Credit Market Saturation: Anatomy of a Recent Debate
CGAP has been closely following the issue of over-indebtedness and market saturation of retail credit in several markets (Morocco, Bosnia, Pakistan, India). Most recently, the South African regulator, Gabriel Davel proposed several options for regulators and financial institutions to preempt and prevent credit bubbles. In early 2011, Richard Rosenberg and Jessica Schicks surveyed in great detail the evidence on measuring over-indebtedness, especially from a client perspective, concluding that we are essentially “flying blind” in markets where credit bubbles have not surfaced yet.
Over May and June 2013, CGAP’s blog has been hosting a series on data on market saturation, featuring guest authors who cross compare market level data, as well as research in individual markets like Morocco, and Tamil Nadu in India.Photo Credit: Chandan Dey
Based on household level data, as well as interviews with MFIs and banks, Isabelle Guerin’s post “Loan defaults versus over-indebtedness in rural Tamil Nadu”, argues that defaulting on loan repayment does not necessarily mean that the client is over-indebted. The author’s research spans a period of ten years, and revisits villages and households. Default can be “strategic”, where a client does not repay because she chooses not to, or cannot repay because of a liquidity crunch. She further argues that payment of loans does not indicate that there is no over-indebtedness, because her data show that MFI loans account for less than 20% of the household debt portfolio. Clients are borrowing from informal sources (often flexible and readily available), as well as SHGs, and consumer credit companies. She does not argue that there is either a repayment problem or an over-indebtedness issue in the market overall.
In reply to Isabelle’s post, the IFMR blog featured a response by Vaibhav Anand who argues, based on solid supply side data, that clients are neither defaulting nor are over-indebted in Tamil Nadu. IFMR Capital, a non-banking finance company with microfinance exposure across India, conducted monitoring visits in Tamil Nadu, covering 7 partner MFIs arguing that their collections percentage was close to 100%. Further, collection efficiency of IFMR Capital’s securitized microloan pools has consistently been high. As of March 31st, their average collection efficiency on 33 active securitized transactions with pools originating from Tamil Nadu was 99.82%. The piece also points out the securitized pools from Tamil Nadu and other states are improving on defaults.
Tamil Nadu has a population of 72 million, with an estimated 13 million people living below the poverty line. Unlike the north, India’s southern states have better and more diverse supply of retail credit, through a wide range of informal and formal institutions. In such a large and complex market, it is probably not surprising that the authors’ methodologies and samples would yield somewhat divergent pictures. But both Isabelle and Vaibhav are trying to get at questions that the global financial services industry is struggling with. Justin Oliver’s piece on multiple borrowing in Andhra Pradesh raised similar issues.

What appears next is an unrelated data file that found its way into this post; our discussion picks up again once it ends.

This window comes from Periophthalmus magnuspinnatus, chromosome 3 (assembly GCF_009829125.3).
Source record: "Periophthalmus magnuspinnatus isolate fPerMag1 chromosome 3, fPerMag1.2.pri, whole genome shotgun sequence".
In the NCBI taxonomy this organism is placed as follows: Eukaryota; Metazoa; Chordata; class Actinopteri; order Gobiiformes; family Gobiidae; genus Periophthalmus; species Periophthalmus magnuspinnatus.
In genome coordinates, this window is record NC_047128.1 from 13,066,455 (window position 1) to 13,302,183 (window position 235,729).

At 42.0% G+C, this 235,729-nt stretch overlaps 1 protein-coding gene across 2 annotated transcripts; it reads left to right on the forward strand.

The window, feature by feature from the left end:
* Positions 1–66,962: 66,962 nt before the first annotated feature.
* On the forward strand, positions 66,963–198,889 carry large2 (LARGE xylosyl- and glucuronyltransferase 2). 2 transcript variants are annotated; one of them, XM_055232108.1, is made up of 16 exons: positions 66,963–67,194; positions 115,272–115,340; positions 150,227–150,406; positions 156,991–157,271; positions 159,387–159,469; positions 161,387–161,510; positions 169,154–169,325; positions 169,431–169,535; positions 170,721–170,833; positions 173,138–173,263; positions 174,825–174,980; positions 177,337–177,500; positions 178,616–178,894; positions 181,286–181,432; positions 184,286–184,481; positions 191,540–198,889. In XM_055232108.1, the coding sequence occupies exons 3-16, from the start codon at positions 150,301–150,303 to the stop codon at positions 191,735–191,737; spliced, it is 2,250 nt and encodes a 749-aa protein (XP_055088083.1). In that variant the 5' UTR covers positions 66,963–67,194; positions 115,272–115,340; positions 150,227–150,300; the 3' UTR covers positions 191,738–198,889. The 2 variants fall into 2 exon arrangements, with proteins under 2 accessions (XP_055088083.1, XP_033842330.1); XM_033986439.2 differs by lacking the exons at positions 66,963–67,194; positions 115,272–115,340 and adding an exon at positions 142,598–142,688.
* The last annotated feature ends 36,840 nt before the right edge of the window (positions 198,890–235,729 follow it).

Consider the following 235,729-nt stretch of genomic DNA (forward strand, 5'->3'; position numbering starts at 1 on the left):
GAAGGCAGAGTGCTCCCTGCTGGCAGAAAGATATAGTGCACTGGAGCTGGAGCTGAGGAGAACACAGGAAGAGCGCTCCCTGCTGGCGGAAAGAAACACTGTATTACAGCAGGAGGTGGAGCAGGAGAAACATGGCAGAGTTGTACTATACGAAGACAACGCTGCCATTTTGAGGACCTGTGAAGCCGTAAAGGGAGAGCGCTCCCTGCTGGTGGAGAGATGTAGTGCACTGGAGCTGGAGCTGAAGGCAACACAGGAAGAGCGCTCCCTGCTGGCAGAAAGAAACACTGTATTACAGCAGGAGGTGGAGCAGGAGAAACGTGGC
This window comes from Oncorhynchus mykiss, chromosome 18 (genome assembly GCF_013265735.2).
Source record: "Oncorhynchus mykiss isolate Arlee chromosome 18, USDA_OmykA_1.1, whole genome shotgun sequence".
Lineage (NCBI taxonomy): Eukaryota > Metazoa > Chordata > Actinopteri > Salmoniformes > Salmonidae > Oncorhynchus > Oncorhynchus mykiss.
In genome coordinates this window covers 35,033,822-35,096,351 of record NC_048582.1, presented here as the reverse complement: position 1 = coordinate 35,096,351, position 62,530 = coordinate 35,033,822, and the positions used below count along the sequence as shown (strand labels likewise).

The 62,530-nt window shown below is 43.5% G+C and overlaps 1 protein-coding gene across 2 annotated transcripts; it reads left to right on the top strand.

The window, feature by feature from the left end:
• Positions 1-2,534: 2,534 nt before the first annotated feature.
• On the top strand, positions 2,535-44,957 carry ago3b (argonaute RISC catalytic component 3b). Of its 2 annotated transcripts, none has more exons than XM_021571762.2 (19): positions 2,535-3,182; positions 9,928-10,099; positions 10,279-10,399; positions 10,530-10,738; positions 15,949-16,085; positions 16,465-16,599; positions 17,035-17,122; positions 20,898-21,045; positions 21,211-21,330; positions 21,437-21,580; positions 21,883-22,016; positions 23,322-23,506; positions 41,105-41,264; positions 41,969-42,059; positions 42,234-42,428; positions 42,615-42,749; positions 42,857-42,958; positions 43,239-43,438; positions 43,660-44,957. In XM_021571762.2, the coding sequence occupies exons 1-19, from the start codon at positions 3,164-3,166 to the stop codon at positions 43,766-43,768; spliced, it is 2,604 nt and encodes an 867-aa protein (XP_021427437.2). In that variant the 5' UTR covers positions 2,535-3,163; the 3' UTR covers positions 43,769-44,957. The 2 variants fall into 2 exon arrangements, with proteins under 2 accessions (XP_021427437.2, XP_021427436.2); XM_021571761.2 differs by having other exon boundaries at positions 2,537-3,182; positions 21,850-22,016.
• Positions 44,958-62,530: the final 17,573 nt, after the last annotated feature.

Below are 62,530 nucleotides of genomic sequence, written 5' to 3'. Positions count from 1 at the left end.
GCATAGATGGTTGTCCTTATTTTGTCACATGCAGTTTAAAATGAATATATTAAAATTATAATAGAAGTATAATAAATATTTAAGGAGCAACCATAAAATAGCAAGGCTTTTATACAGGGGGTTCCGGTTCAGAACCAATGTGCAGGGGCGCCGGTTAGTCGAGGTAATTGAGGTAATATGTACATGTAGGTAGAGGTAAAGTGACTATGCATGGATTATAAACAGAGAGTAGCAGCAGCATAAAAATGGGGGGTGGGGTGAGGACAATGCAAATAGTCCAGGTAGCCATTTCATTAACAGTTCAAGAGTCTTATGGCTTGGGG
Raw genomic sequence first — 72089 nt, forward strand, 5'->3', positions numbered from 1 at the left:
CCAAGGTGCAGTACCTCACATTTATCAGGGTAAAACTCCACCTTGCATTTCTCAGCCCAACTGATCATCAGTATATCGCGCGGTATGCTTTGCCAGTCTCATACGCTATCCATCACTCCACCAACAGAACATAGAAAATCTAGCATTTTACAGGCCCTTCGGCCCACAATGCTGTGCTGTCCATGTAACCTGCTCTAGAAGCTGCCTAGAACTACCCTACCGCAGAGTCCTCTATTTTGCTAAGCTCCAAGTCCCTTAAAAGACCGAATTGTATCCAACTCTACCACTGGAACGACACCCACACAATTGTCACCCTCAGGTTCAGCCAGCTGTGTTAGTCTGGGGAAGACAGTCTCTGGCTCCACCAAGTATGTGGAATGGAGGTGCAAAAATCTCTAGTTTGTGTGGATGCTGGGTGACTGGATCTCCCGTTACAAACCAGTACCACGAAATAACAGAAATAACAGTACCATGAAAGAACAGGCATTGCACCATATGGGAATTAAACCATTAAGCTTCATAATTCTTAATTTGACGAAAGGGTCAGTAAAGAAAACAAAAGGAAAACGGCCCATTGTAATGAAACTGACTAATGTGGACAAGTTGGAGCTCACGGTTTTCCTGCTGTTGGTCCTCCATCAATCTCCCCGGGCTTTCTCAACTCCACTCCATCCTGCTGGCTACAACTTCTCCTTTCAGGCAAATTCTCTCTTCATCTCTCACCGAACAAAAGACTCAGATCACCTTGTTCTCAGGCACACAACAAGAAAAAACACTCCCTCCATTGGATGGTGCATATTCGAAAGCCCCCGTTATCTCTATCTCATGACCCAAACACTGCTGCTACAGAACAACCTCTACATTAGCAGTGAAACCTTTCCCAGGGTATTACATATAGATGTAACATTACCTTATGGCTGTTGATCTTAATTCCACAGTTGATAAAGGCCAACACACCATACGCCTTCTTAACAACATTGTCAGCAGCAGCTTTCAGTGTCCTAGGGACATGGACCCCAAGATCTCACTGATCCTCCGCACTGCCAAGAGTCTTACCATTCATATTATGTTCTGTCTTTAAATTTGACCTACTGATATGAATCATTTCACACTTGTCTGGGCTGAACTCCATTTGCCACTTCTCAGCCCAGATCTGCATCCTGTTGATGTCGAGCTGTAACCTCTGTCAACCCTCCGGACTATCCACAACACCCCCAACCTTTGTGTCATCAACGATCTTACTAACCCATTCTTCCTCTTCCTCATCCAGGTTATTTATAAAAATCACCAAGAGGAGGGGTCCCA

The key question for me in this debate is:
Is repayment or default of a microfinance loan an adequate indicator of over-indebtedness in markets where the range of credit tools used by clients is as diverse and complex as those available in Tamil Nadu?
As Vaibhav points out, recent developments in India, like MFI regulation and development of credit bureaus, have contributed to stronger practices and transparency in MFIs. However, as Isabelle points out in her response, credit bureaus, and I would argue that even household surveys, cannot capture all debt from all possible informal sources.
There is need for more energy and innovation in measuring whole-market penetration and the potential for saturation, both at the market level (through early warning signals), as well as understanding demand and use at the household level through a range of methods.
The next post in this series features a new tool called Microfinance Index of Market Outreach and Saturation, which measures global credit saturation levels across markets.
Also watch this space for: CGAP colleagues Greg Chen and Stuart Rutherford have worked on getting client perspectives in a mature microfinance market like Bangladesh which will be released on the blog this month.
---- Based out of New Delhi, the author is the editor of CGAP’s blog, and manages CGAP’s G2P learning agenda in India.